We are just a week away from CES 2017, which will see a host of new technological offerings from some of the biggest names in the industry. LG is one such name that announced on Wednesday two new wireless wearable audio products to be unveiled at CES 2017. The Tone Studio wearable speakers and Tone Free earphones join the list of LG’s Bluetooth headset lineup.
The LG Tone Studio features four speakers – two full range speakers on the top and two vibrating speakers on the bottom. The Tone Studio wearable speakers combined deliver a surround sound experience when watching a movie, streaming music or playing video games. LG has designed the surround sound in collaboration with DTS. The headset features a Hi-Fi DAC (Digital to Analog Converter) to enhance sound quality by recreating audio content as accurately as possible. Additionally, the headset also comes with Dual Play functionality that lets you connect two Tone Studio wearable speakers and share sound from a movie, playlist or more.
The LG Tone Free earphones are LG’s first wireless earbuds that can be charged when stored inside the neckband. The neckband not only adds more battery time to the earphones on the go, but it also provides a safe place to keep the earphones when not in use. Furthermore, the Tone Free earphones also lets you answer and ignore a call hands free through voice command.
Apart from the Tone Studio speakers and Tone Free earphones, LG will also showcase the Tone Infinim and Tone Ultra headsets at CES 2017. The Tone Infinim features LG’s Metal Layer Speaker Technology for clean, crisp sounds while the Tone Ultra, in collaboration with JBL, features dual MEMS microphones for remarkable call clarity.
LG’s entire lineup of wearable audio products will be on display during CES 2017 from January 5 to 8.
A month after the Google Daydream View VR headset first became available; the tech giant has launched two new colour variants in select markets. The Daydream View is now available in Crimson and Snow colour versions in the US, UK, and Australia. The new colours are available on the Google Store, and are expected to arrive at Verizon and Best Buy soon. In Europe, they will also be sold at EE and Carphone Warehouse in the future.
The Crimson and Snow colour variants join the Slate colour variant that is already available in the market – making the Daydream View available in three options. All those pre-ordered users will also start getting their headsets, as the shipping begins today.
In addition, Google has also announced a set of new apps and games that now cater to its Daydream VR. The new games that are now available for Google’s Daydream VR platform include Lego BrickHeadz Builder VR, Gunjack 2: End of Shift, Layers of Fear: Solitude, Wands, Underworld Overlord, and Need for Speed: No Limits VR.
There’s also the addition of Netflix that will allow users to stream movies and series, including originals like House of Cards and Orange is the New Black on VR. There’s also the addition of HBO Go, and HBO Now – which means Game of Thrones can be streamed on the virtual big screen. NextVR offers live 3D broadcast of NBA and NFL games, the US Open, the Daytona 500 and Live Nation concerts. The VR experience of a live concert/match would bring in the illusion of you being present at the venue.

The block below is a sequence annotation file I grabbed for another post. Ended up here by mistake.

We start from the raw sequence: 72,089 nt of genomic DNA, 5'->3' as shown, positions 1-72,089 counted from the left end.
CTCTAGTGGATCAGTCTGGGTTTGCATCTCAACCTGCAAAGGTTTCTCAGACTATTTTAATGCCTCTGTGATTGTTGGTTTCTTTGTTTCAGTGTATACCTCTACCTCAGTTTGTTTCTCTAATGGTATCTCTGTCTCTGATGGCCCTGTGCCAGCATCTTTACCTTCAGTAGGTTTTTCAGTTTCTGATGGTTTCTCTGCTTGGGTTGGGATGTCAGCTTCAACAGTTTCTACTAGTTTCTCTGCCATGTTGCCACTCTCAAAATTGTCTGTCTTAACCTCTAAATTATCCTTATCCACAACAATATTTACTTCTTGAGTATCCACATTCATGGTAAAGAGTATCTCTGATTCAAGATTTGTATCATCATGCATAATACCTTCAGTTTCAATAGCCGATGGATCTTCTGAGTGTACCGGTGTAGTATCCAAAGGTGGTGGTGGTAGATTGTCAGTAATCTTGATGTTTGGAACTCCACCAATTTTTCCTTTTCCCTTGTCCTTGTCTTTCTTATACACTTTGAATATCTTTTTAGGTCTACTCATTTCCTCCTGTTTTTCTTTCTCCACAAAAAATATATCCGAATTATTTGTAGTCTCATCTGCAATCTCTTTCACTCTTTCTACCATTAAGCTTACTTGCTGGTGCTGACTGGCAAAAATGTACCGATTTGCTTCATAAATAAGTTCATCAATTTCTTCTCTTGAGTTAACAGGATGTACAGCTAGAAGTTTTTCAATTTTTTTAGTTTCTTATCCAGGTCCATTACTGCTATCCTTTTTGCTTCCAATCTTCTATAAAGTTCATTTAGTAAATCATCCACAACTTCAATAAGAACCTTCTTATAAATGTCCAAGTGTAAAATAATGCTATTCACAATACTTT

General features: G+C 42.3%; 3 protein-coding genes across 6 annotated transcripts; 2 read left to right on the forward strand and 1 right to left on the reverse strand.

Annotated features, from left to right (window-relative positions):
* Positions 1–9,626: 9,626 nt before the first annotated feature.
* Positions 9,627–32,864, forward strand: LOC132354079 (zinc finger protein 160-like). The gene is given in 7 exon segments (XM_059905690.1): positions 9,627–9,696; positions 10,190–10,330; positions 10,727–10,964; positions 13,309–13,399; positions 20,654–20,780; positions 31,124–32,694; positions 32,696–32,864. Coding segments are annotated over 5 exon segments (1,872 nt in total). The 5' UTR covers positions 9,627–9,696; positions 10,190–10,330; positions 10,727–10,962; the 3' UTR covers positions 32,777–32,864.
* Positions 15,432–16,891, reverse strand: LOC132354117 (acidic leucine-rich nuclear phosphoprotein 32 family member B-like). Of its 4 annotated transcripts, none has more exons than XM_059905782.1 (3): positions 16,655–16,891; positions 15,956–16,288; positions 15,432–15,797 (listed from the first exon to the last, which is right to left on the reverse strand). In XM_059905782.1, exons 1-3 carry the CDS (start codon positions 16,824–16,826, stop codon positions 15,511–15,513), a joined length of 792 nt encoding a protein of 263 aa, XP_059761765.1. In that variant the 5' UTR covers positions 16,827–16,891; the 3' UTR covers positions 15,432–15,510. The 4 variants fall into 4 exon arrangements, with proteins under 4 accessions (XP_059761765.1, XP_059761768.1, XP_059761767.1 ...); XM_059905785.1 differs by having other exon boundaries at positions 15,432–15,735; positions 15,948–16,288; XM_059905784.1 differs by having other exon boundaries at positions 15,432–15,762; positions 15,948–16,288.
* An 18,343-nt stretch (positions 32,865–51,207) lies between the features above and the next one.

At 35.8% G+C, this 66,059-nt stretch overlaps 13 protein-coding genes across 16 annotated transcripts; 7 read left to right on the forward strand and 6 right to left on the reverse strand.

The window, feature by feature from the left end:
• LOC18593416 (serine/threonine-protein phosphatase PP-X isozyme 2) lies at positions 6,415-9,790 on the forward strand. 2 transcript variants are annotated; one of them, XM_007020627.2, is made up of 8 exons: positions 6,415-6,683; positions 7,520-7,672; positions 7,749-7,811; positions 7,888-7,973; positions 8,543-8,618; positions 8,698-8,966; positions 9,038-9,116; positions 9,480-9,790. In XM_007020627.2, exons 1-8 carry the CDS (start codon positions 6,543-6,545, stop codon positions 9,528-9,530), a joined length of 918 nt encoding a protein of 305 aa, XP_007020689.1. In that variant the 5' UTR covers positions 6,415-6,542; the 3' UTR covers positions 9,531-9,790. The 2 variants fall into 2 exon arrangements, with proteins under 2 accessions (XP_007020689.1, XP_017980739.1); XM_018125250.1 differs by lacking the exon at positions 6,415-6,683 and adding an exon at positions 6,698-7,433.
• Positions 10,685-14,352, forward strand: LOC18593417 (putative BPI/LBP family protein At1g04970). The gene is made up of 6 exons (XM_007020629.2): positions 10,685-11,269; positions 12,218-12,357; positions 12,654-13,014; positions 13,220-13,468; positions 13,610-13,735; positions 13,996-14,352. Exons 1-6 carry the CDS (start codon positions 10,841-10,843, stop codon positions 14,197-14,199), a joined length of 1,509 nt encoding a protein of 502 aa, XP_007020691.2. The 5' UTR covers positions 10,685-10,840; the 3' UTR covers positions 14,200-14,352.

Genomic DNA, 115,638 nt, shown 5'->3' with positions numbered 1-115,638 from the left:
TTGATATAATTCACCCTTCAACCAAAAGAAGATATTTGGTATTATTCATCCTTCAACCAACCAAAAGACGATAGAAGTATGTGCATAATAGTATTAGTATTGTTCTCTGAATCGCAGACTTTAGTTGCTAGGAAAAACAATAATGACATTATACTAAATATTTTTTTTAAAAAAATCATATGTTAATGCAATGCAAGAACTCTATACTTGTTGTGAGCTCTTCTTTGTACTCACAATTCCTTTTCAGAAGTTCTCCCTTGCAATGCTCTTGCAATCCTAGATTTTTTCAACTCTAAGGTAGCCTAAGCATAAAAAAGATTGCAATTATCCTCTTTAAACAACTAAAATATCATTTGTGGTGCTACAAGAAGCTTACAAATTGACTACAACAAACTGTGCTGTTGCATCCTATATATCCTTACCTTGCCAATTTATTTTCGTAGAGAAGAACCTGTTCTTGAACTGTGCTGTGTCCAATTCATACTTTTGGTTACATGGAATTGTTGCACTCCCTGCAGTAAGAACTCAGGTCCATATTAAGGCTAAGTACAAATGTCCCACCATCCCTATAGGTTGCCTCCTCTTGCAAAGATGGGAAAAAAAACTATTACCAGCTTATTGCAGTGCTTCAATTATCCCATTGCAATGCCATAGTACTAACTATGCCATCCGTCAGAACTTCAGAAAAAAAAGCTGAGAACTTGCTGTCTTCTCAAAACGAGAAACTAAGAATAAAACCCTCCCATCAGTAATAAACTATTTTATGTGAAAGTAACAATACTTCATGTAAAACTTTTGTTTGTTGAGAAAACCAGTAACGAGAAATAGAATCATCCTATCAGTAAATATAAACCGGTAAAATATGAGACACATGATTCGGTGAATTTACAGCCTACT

As of now, Daydream View works only with the Google Pixel and Pixel XL smartphones.
Lenovo’s Motorola brand announced earlier this year that it won’t release a smartwatch in 2016, and now the company doesn’t plan to refresh its Moto 360 series with the launch of Android Wear 2.0 as well. The new Android Wear version is slated for a commercial release early next year, and traditionally, Google releases the new software alongside the new Motorola smartwatch. However, that’s not going to happen next year.
Head Global Product Development for Moto, Shakil Barkat told The Verge that the company doesn’t see “enough pull in the market to put [a new smartwatch] out at this time.” However, he didn’t say that Motorola is discontinuing the lineup altogether. The company is open to reviving its smartwatch lineup should the technology improve and the demand for wearable products sees a rise. “We believe the wrist still has value and there will be a point where they provide value to consumers more than they do today,” he said.
Barkat also said that the company doesn’t feel that refreshing its wearable product every year is a viable idea currently. He said, “Wearables do not have broad enough appeal for us to continue to build on it year after year.”
Motorola along with LG and Huawei confirmed recently that they would not refresh their lineup this year due to lack of market interest. Even smartwatch maker Pebble has been having a tough time staying afloat, and is now even considering a buyout. Fitbit is reportedly looking to buy Pebble for as low a $40 million. Pebble was valued at $740 million just a year ago. Even Fitbit is facing heavy blows in the share market due to its low financial earnings, and does not have hopes from the holiday quarter as well.
Ever since the announcement of the Microsoft HoloLens, the Redmond-tech giant has not revealed much about the functionality, price, battery life and other details of the wearable device. However, over the weekend a Microsoft Technical evangelist named Bruce Harris, as a part of the presentation last week revealed some more information about the headset.
In the presentation that took place in Tel Aviv, Israel, Harris said the Microsoft HoloLens will be able to link itself with any Bluetooth and Wi-Fi enabled devices and can run any Windows 10 universal apps,reports Petri website. Linking other headsets over the Internet is also possible.
As for the battery life of the wearable device, the company evangelist added that the usage time can vary based on how it is being used. The HoloLens can run for up to 5.5 hours, but on heavy usage, the battery life drops to 2.5 hours. In addition, Microsoft will not be offering an immersive screen experience in the initial models of the Microsoft Hololens. The models will initially be limiting the field of view to 15-inch screen from about two feet away. The view is likely to get wider over time as Microsoft improves its manufacturing capabilities and costs.